One of the saddest aspect of Rockstar is their poor understanding of satire. Mostly because GTA’s cover might as well be adorned with a gravestone that reads “Subtext”. Whenever the game franchise picks targets such as Fox News and Hollywood, the proxys meant to represent them just spout what the creators believe them to be as a boldly as possible. The joke is always the same: The Americans are cool with the craziness of a network that has a slogan like “Confirming your prejudice”.

This wouldn’t be a problem if the joke changed with each target, maybe. But it’s always the same. It’s always this South Park-style humor where people who are passionate, regardless of their actual position are mocked for trying to change the world and where their position is so exaggerated it becomes generic. Weazel News supposedly is a Fox News stand-in but its reporters admit they do MDMA in the name of journalism, which doesn’t sound like Fox News at all.

Its constant peddling of classic films as direct inspirations (Everything from Goodfellas to Heat) is an attempt at legitimacy, but it never understands that the themes of those movies are that crime is a source of pain in the long run. And whenever it tries to imitate the pain that the tortured protagonists in the movies it dearly loves go through, it simplifies it to angst about not fitting in a world that’s filled with a culture its game derides, with cheap jokes about “millenials” being entitled (because they said so) and the government being corrupt (because they bragged about it)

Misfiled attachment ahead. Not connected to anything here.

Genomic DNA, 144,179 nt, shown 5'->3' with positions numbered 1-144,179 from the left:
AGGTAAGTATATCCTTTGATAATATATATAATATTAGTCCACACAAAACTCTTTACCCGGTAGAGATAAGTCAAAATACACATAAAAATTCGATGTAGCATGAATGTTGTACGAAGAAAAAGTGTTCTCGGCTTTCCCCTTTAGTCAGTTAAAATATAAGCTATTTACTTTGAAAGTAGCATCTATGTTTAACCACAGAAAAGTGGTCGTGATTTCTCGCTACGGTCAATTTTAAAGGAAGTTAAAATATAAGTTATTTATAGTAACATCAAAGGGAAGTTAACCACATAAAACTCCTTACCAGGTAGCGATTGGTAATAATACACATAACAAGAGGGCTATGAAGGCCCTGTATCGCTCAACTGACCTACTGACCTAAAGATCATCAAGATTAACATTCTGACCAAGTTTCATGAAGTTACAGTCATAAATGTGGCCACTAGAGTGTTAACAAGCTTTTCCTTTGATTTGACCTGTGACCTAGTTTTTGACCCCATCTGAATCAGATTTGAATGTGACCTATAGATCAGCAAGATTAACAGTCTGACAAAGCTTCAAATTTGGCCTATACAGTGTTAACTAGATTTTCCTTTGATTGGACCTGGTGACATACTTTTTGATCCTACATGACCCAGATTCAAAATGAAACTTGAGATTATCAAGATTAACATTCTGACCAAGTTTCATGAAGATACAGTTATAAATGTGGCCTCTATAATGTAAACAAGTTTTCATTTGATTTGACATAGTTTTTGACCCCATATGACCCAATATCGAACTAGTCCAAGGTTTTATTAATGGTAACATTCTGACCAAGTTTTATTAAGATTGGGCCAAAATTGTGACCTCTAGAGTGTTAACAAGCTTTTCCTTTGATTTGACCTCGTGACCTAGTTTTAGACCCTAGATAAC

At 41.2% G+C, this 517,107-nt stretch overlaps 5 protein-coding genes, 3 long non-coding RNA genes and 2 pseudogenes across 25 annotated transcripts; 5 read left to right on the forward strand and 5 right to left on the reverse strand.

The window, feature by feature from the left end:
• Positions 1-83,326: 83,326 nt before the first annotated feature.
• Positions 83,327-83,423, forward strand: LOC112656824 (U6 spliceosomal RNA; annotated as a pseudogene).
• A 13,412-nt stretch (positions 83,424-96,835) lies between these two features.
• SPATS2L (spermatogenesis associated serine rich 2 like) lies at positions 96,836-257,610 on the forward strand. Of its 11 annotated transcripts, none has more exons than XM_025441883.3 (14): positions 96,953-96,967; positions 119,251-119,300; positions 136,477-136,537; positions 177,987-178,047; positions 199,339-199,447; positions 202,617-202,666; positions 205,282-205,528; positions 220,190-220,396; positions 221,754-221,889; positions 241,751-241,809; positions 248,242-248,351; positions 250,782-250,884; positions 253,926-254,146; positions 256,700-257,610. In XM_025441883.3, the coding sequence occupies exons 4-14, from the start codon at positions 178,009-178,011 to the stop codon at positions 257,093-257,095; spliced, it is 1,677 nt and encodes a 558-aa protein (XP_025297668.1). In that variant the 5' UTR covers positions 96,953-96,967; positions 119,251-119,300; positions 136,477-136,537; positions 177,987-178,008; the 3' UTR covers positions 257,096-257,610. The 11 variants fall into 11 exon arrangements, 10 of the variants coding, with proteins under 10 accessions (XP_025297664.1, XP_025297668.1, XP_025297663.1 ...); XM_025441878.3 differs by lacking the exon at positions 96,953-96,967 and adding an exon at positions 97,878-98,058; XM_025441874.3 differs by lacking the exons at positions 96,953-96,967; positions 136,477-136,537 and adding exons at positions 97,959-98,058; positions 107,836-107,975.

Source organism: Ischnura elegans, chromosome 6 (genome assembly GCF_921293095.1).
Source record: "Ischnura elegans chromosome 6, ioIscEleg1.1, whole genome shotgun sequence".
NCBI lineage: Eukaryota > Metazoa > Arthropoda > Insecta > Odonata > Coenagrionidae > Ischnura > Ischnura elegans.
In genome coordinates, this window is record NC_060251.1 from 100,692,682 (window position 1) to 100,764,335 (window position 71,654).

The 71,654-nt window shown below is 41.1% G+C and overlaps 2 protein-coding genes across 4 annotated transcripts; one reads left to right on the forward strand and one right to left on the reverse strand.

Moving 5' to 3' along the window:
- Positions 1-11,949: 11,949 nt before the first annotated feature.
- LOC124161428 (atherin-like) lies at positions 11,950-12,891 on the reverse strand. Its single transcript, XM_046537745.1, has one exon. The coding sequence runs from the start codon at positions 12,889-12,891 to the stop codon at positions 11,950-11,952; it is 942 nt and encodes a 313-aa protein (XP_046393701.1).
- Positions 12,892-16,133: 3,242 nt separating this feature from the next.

GTAV is the ultimate exemplifier of what the GTA franchise doesn’t seem to understand about its goals. It wants to be the ultimate indictment of media and American culture, yet its deeply steeped in it, with its constant mockery of anyone who isn’t a white male and its fetishism of non-white culture. It wants to be satire but it doesn’t understand subtext, with its humor often being the satirical targets immediately spouting what the writers believe about them rather than behaving in ways that exemplify why they’re worthy of satire. And most importantly, it wants to be a game about freedom, where you actively rebel against the constraints that society puts upon you but its game design constrains you in acting out white male fantasies until you either embrace them or decide a different game might be better worth your time.